For FAI: Is “Molecular Nanotechnology” putting our best foot forward?

Molec­u­lar nan­otech­nol­ogy, or MNT for those of you who love acronyms, seems to be a fairly com­mon trope on LW and re­lated liter­a­ture. It’s not re­ally clear to me why. In many of the ex­am­ples of “How could AI’s help us” or “How could AI’s rise to power” phrases like “cracks pro­tein fold­ing” or “mak­ing a block of di­a­mond is just as easy as mak­ing a block of coal” are thrown about in ways that make me very very un­com­fortable. Maybe it’s all true, maybe I’m just late to the tran­shu­man­ist party and the ob­vi­ous­ness of this in­for­ma­tion was with my in­vi­ta­tion that got lost in the mail, but see­ing all the physics swept un­der the rug like that sets off ev­ery crack­pot alarm I have.

I must post the dis­claimer that I have done a lit­tle bit of ma­te­ri­als sci­ence, so maybe I’m just an­noyed that you’re mak­ing me ob­so­lete, but I don’t see why this par­tic­u­lar pos­si­ble fu­ture gets so much at­ten­tion. Let us as­sume that a smarter than hu­man AI will be very difficult to con­trol and rep­re­sents a large pos­i­tive or nega­tive util­ity for the en­tirety of the hu­man race. Even given that as­sump­tion, it’s still not clear to me that MNT is a likely el­e­ment of the fu­ture. It isn’t clear to me than MNT is phys­i­cally prac­ti­cal. I don’t doubt that it can be done. I don’t doubt that very clever metastable ar­range­ments of atoms with novel prop­er­ties can be dreamed up. In­deed, that’s my day job, but I have a hard time be­liev­ing the only rea­son you can’t make a nanoassem­bler ca­pa­ble of ar­bi­trary ma­nipu­la­tions out of a hand­ful of bot­tles you or­dered from Sigma-Al­drich is be­cause we’re just not smart enough. Ma­nipu­lat­ing in­di­vi­d­u­als atoms means climb­ing huge bind­ing en­ergy curves, it’s an enor­mously steep, enor­mously com­pli­cated en­ergy land­scape, and the Schrod­inger Equa­tion scales very very poorly as you add ad­di­tional par­ti­cles and de­grees of free­dom. Build­ing molec­u­lar nan­otech­nol­ogy seems to me to be roughly equiv­a­lent to be­ing able to make ar­bi­trary lego struc­tures by shak­ing a large bin of lego in a par­tic­u­lar way while blind­folded. Maybe a su­per hu­man in­tel­li­gence is ca­pa­ble of do­ing so, but it’s not at all clear to me that it’s even pos­si­ble.

I as­sume the rea­son than MNT is added to a dis­cus­sion on AI is be­cause we’re try­ing to make the fu­ture sound more plau­si­ble via adding bur­den­some de­tails. I un­der­stand that AI and MNT is less prob­a­ble than AI or MNT alone, but that both is sup­posed to sound more plau­si­ble. This is pre­cisely where I have difficulty. I would es­ti­mate the prob­a­bil­ity of molec­u­lar nan­otech­nol­ogy (in the form of pro­grammable repli­ca­tors, grey goo, and the like) as lower than the prob­a­bil­ity of hu­man or su­per hu­man level AI. I can think of all sorts of ob­jec­tion to the former, but very few ob­jec­tions to the lat­ter. In­clud­ing MNT as a con­se­quence of AI, es­pe­cially in­clud­ing it with­out ad­dress­ing any of the fun­da­men­tal difficul­ties of MNT, I would ar­gue harms the cred­i­bil­ity of AI re­searchers. It makes me ner­vous about shar­ing FAI liter­a­ture with peo­ple I work with, and it con­tinues to bother me.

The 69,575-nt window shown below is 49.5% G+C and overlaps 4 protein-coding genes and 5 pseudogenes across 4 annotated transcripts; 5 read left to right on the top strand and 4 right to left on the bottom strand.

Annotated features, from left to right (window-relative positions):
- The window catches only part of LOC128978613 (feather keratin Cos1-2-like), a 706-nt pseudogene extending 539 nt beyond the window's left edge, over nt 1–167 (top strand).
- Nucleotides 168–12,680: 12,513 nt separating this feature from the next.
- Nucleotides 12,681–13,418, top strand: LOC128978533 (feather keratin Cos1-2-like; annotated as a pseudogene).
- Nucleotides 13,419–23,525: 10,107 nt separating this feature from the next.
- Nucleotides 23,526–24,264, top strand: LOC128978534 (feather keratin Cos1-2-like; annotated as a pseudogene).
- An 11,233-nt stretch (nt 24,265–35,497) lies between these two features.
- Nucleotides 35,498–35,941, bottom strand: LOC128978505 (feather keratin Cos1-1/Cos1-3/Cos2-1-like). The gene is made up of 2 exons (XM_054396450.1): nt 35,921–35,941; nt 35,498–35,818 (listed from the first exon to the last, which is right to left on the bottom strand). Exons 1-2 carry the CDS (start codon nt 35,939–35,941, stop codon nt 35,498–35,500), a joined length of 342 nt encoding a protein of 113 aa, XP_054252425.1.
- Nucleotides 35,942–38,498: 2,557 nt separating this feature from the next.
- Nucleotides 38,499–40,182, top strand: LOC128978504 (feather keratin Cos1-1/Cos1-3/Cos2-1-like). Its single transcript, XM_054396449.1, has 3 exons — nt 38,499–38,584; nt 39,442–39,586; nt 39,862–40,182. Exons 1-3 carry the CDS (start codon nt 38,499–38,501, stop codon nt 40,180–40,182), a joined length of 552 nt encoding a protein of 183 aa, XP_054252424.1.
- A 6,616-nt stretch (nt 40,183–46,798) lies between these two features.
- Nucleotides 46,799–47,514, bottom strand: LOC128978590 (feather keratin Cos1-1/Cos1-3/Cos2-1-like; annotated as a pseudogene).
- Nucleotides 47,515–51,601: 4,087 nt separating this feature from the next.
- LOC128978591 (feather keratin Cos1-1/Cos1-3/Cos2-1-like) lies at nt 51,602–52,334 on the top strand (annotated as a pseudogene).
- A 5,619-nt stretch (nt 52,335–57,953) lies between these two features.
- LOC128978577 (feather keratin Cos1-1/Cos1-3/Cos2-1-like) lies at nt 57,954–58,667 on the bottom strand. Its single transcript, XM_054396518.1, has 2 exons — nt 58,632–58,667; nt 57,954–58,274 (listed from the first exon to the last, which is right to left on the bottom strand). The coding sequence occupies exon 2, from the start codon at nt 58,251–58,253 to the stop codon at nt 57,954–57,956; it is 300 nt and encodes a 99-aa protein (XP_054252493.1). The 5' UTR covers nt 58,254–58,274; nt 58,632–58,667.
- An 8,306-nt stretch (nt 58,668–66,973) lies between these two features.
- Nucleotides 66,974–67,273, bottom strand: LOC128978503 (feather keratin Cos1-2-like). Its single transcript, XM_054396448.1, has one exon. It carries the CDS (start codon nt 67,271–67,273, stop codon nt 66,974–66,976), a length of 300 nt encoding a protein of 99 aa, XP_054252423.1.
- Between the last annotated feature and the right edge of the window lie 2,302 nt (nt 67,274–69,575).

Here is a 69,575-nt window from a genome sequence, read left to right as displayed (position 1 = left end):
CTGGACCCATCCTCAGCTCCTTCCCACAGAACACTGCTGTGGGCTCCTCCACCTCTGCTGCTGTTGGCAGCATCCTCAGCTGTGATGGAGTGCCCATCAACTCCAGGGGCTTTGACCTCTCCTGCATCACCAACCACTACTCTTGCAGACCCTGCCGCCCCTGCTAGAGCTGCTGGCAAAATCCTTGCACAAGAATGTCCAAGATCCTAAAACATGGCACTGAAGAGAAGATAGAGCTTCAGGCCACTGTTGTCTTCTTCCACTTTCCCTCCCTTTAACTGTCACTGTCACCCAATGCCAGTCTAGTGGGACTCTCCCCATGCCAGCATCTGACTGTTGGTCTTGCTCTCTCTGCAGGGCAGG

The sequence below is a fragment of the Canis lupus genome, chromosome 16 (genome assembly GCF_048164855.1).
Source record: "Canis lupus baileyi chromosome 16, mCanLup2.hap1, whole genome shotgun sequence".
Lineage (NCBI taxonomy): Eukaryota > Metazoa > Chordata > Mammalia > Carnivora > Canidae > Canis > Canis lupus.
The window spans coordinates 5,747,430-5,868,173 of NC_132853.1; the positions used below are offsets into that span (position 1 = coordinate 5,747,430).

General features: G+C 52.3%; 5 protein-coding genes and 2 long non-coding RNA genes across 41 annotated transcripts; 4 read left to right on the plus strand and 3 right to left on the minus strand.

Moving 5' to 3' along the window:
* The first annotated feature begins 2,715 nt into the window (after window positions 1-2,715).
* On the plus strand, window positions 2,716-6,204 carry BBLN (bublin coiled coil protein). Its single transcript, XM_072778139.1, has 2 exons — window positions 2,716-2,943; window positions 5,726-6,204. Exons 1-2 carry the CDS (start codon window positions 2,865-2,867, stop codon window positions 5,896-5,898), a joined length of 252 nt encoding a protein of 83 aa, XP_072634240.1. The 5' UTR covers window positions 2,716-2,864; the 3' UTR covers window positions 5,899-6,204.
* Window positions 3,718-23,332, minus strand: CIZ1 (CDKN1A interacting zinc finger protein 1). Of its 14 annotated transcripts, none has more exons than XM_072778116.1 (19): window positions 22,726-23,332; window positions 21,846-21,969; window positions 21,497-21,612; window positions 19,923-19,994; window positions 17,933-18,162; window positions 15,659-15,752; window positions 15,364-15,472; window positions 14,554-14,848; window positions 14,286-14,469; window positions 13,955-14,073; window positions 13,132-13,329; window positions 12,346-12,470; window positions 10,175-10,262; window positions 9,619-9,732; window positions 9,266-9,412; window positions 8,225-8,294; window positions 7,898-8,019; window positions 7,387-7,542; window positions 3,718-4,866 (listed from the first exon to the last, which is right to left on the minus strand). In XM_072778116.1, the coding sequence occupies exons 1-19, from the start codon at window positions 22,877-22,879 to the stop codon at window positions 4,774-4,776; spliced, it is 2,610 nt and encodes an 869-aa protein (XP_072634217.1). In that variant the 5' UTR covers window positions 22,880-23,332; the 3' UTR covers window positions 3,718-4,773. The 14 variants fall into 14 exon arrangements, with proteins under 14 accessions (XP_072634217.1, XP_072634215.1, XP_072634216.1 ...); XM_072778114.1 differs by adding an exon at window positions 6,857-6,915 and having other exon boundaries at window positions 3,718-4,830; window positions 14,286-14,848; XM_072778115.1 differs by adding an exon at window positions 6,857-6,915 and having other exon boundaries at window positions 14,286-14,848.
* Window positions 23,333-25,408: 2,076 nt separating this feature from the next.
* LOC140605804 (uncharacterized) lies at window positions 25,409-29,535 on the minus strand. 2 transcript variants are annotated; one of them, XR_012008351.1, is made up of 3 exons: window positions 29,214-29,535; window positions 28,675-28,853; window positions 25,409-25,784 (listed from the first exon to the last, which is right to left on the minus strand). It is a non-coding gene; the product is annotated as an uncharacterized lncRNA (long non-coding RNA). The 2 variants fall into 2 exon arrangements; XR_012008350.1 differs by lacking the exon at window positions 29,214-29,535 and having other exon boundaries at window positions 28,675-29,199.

I am par­tic­u­larly both­ered by this be­cause it seems ir­rele­vant to FAI. I’m fully con­vinced that a smarter than hu­man AI could take con­trol of the Earth via less mag­i­cal means, us­ing time tested meth­ods such as ma­nipu­lat­ing hu­mans, rig­ging elec­tions, mak­ing friends, kil­ling its en­e­mies, and gen­er­ally only be­ing a marginally more clever and mo­ti­vated than a typ­i­cal hu­man leader. A smarter than hu­man AI could out-ma­nipu­late hu­man in­sti­tu­tions and out-plan hu­man op­po­nents with the sort of ruth­less effi­ciency that mod­ern com­put­ers beat hu­mans in chess. I don’t think con­vinc­ing peo­ple that smarter than hu­man AI’s have enor­mous po­ten­tial for good and evil is par­tic­u­larly difficult, once you can get them to con­cede that smarter than hu­man AIs are pos­si­ble. I do think that wav­ing your hands and say­ing su­per-in­tel­li­gence at things that may be phys­i­cally im­pos­si­ble makes the whole en­deavor seem less se­ri­ous. If I had read the chain of rea­son­ing smart com­puter->nanobots be­fore I had built up a store of good-will from read­ing the Se­quences, I would have al­most im­me­di­ately dis­missed the whole FAI move­ment a bunch of soft sci­ence fic­tion, and it would have been very difficult to get me to take a sec­ond look.

Put in LW par­lance, sug­gest­ing things not known to be pos­si­ble by mod­ern physics with­out de­tailed ex­pla­na­tions puts you in the refer­ence class “peo­ple on the in­ter­net who have their own ideas about physics”. It didn’t help, in my par­tic­u­lar case, that one of my first in­ter­ac­tions on LW was in fact with some­one who ap­pears to have their own view about a con­tin­u­ous ver­sion of quan­tum me­chan­ics.

And maybe it’s just me. Maybe this did not bother any­one else, and it’s an in­cred­ible short­cut for get­ting peo­ple to re­al­ize just how differ­ent a fu­ture a greater than hu­man in­tel­li­gence makes pos­si­ble and there is no bet­ter ex­am­ple. It does alarm me though, be­cause I think that physi­cists and the kind of peo­ple who no­tice and get un­com­fortable when you start in­vok­ing magic in your ex­pla­na­tions may be the kind of peo­ple FAI is try­ing to at­tract.